In 1946, existential psychiatrist, Viktor Frankl, published a book which drastically altered the course of psychotherapy; he titled it Man’s Search For Meaning, and, in it he presented a case for including the establishment of a meaning of life in one’s clinical work with patients. Frankl argued that having a sense of purpose was integral to well-being, stating that man needed meaning in order to be psychologically healthy, and in order to continue living. Several years later, Rollo May, another existential psychiatrist, published a book titled Man’s Search For Himself, in which he chronicled the daily life of the average man, surmising that his only period of joy arrived in the brief moment of conversation with his love, which was his one, and only, moment of pure intimacy.
What made, and continues to make, May’s book so relevant is his understanding of loneliness and man’s isolation from himself, but also from the world around him. In his survey, May bore witness to a double isolation, leading to an almost unbearable sense of vacuity, for which our culture conveniently provides a plethora of unhealthy remedies, from reality television to narcotics; we’ve, essentially, created ways to numb ourselves out in a multitude of forms. In a predominately unhappy life, missing are one’s meaning and their core sense of self, but so is intimacy; and hence, I think that there ought to be a third installation in this series that wasn’t meant to be a series, a book dealing with the worst epidemic in our lifetime: loneliness.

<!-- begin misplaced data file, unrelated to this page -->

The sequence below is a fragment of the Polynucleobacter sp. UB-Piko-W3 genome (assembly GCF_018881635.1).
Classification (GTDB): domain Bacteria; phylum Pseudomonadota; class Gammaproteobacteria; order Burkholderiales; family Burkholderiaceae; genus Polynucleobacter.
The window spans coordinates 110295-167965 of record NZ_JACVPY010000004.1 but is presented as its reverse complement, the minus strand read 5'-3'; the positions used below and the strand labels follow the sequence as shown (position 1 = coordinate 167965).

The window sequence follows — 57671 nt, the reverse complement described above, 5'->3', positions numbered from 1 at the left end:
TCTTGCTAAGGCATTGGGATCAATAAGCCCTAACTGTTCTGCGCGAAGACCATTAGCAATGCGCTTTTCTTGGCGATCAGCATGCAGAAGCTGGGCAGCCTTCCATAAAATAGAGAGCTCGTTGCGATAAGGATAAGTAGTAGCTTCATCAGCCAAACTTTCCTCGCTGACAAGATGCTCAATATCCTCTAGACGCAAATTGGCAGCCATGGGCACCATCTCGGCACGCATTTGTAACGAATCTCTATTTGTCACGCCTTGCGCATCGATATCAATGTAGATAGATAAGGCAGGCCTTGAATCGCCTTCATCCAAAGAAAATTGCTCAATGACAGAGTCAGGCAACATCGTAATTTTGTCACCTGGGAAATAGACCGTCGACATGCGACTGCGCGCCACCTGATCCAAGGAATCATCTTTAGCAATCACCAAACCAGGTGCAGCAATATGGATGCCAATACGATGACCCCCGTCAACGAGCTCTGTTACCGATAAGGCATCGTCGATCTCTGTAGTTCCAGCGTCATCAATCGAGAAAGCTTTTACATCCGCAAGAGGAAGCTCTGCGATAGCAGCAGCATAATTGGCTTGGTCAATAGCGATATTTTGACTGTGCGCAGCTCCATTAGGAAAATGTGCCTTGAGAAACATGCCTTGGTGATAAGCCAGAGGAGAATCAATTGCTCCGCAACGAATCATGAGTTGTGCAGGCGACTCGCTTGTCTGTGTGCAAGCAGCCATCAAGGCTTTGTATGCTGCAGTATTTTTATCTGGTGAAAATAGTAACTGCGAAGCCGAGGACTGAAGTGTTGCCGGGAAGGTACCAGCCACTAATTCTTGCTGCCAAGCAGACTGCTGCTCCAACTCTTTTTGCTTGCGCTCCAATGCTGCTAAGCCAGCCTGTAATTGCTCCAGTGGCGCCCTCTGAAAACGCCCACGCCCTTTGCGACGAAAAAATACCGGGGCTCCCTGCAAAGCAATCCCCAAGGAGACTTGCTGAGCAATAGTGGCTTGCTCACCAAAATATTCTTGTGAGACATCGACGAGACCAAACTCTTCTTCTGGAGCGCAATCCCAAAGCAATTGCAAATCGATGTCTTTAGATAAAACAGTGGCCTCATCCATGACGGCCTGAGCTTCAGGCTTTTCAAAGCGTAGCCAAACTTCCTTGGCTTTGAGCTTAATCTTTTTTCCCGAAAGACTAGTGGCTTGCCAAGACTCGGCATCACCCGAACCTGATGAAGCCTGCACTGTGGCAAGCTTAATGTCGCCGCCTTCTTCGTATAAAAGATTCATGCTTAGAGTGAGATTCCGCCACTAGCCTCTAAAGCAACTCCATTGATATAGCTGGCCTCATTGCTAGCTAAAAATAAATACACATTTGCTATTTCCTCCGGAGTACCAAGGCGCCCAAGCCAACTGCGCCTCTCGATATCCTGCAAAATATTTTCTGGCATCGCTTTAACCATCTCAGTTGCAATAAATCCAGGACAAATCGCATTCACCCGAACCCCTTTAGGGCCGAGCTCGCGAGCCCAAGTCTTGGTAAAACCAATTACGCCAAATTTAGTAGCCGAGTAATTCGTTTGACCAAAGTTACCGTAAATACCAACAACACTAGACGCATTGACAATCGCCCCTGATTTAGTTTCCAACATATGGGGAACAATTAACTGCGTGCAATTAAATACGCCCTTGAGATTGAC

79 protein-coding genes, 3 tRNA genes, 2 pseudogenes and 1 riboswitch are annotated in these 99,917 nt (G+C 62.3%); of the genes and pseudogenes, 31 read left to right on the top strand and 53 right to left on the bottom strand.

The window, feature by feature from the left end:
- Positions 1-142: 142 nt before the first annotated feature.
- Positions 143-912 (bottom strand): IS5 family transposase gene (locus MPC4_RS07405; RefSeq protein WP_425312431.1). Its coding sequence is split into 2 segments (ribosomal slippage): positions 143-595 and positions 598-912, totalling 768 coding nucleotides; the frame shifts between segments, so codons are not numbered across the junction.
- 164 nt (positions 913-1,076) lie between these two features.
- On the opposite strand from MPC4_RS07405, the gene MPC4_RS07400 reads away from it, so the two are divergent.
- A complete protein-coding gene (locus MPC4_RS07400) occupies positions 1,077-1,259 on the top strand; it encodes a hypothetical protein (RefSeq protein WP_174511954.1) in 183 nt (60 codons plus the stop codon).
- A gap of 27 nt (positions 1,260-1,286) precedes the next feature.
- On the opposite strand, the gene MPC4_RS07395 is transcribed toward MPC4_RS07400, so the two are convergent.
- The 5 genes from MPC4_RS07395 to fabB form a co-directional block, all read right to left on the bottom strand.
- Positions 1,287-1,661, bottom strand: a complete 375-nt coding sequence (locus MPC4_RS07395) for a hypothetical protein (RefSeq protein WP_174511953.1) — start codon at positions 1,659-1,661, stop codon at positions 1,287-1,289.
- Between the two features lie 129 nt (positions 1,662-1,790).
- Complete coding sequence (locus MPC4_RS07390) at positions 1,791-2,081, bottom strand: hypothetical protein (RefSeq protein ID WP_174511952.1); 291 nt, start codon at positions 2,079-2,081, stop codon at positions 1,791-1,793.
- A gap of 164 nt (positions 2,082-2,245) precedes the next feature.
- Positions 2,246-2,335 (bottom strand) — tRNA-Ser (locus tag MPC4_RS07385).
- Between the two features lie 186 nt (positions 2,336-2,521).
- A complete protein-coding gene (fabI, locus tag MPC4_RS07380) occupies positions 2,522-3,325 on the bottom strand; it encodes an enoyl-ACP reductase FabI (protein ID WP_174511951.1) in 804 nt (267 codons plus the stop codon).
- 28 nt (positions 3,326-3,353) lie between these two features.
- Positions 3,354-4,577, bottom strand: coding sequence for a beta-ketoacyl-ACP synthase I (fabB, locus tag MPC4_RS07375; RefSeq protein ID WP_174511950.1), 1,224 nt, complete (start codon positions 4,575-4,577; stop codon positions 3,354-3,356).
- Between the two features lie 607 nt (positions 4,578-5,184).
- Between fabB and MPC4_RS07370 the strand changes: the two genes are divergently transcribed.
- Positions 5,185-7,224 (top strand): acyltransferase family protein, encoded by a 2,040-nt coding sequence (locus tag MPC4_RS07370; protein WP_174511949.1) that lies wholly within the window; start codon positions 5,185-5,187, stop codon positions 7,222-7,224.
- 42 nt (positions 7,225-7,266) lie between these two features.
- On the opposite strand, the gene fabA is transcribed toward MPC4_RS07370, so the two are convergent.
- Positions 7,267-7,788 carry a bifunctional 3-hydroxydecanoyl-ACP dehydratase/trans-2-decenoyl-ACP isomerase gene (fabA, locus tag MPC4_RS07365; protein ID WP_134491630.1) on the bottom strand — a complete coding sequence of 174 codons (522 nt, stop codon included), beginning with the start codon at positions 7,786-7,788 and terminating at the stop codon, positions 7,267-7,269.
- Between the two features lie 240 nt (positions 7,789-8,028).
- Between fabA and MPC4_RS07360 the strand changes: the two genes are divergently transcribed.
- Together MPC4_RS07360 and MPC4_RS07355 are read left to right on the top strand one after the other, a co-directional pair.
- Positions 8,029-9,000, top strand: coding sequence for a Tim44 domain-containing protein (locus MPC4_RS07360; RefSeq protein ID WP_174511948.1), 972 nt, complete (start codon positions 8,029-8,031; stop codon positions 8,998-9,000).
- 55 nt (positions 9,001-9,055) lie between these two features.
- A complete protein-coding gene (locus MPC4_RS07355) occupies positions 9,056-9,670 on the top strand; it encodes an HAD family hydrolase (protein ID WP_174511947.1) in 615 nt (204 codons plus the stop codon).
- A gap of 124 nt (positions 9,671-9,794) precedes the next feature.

NPR recently conducted a series on loneliness, focusing on several forms of the extensive research that’s been done on the subject, which explored the affects of a sense of social isolation on individuals of nearly all age groups; the results were stunning. It was discovered that the people who felt most alone, and most isolated, were millennials and the individuals that comprise Generation Z; the study found that the younger you were, the more likely you were to feel lonely. For the purpose of clarity, the sense of isolation and social isolation are different concepts, as one can feel alone while being in a group with others; and conversely, one can be socially isolated without feeling lonely. Personally, I’ve experienced loneliness in company many times, and the scary part is how common my experience is, especially among those in my age group.
Recently, in my attempts to branch out and form new friend groups, I became involved with several organizations, some were social, while others were political and professional; and, the main common theme among them was shallowness. No matter where I went, it seemed, I was faced with discourse on people’s favorite travel destinations, or their favorite foods: intimacy, that quality so necessary for a sense of connection and, subsequent, emotional well-being, was missing. Regardless of which group I entered, and no matter which part of town I visited, it was all the same; no one ever said anything of any significance. So, there I was, feeling isolated and alone, while yearning for a feature of life that seemed to have disappeared with the sands of time, an apparent relic of years past that my generation was clearly not entitled to.
But, after reading through the literature, I feel comforted in knowing that I’m not alone; I feel connected by our disconnection, yet continue to hope for a radical change. We’ve managed to create a culture of hallowed out individuals seeking companionship through emptiness, while remaining in denial of our flawed logic and our sheer terror of true connection. To connect is to be open, and to be open is to be known; but, nothing in this world frightens us more than revelation. So, here we are, isolated and alone, if not in our bodies, then most certainly in our hearts. In his book, Rollo May profoundly remarked, “The “stuffed men” are bound to become more lonely no matter how much they “lean together”; for hollow people do not have a base from which to learn to love.” And that seems to be our collective destiny, at least until we overcome our collective fear of being known.